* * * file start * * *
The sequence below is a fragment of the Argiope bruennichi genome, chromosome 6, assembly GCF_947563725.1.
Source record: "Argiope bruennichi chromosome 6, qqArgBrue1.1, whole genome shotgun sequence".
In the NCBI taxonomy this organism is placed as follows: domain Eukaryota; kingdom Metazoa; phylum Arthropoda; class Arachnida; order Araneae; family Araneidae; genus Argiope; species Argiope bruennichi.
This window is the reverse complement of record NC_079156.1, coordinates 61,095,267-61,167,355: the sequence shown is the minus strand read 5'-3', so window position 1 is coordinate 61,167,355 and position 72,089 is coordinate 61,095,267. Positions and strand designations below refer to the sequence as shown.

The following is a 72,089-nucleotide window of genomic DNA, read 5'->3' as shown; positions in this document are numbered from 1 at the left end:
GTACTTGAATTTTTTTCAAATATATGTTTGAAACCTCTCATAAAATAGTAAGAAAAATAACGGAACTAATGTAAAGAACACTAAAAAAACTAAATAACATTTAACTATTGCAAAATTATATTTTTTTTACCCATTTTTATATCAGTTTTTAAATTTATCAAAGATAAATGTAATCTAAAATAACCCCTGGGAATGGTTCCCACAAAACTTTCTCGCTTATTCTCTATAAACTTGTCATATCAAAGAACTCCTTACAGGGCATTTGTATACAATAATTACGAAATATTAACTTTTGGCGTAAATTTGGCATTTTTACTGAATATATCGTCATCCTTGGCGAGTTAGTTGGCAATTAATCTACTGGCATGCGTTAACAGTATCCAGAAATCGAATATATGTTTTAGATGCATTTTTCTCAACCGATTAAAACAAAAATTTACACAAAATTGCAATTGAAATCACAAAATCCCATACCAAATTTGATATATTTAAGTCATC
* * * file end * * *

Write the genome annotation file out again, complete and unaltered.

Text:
The sequence below is a fragment of the Argiope bruennichi genome, chromosome 6, assembly GCF_947563725.1.
Source record: "Argiope bruennichi chromosome 6, qqArgBrue1.1, whole genome shotgun sequence".
In the NCBI taxonomy this organism is placed as follows: domain Eukaryota; kingdom Metazoa; phylum Arthropoda; class Arachnida; order Araneae; family Araneidae; genus Argiope; species Argiope bruennichi.
This window is the reverse complement of record NC_079156.1, coordinates 61,095,267-61,167,355: the sequence shown is the minus strand read 5'-3', so window position 1 is coordinate 61,167,355 and position 72,089 is coordinate 61,095,267. Positions and strand designations below refer to the sequence as shown.

The following is a 72,089-nucleotide window of genomic DNA, read 5'->3' as shown; positions in this document are numbered from 1 at the left end:
GTACTTGAATTTTTTTCAAATATATGTTTGAAACCTCTCATAAAATAGTAAGAAAAATAACGGAACTAATGTAAAGAACACTAAAAAAACTAAATAACATTTAACTATTGCAAAATTATATTTTTTTTACCCATTTTTATATCAGTTTTTAAATTTATCAAAGATAAATGTAATCTAAAATAACCCCTGGGAATGGTTCCCACAAAACTTTCTCGCTTATTCTCTATAAACTTGTCATATCAAAGAACTCCTTACAGGGCATTTGTATACAATAATTACGAAATATTAACTTTTGGCGTAAATTTGGCATTTTTACTGAATATATCGTCATCCTTGGCGAGTTAGTTGGCAATTAATCTACTGGCATGCGTTAACAGTATCCAGAAATCGAATATATGTTTTAGATGCATTTTTCTCAACCGATTAAAACAAAAATTTACACAAAATTGCAATTGAAATCACAAAATCCCATACCAAATTTGATATATTTAAGTCATC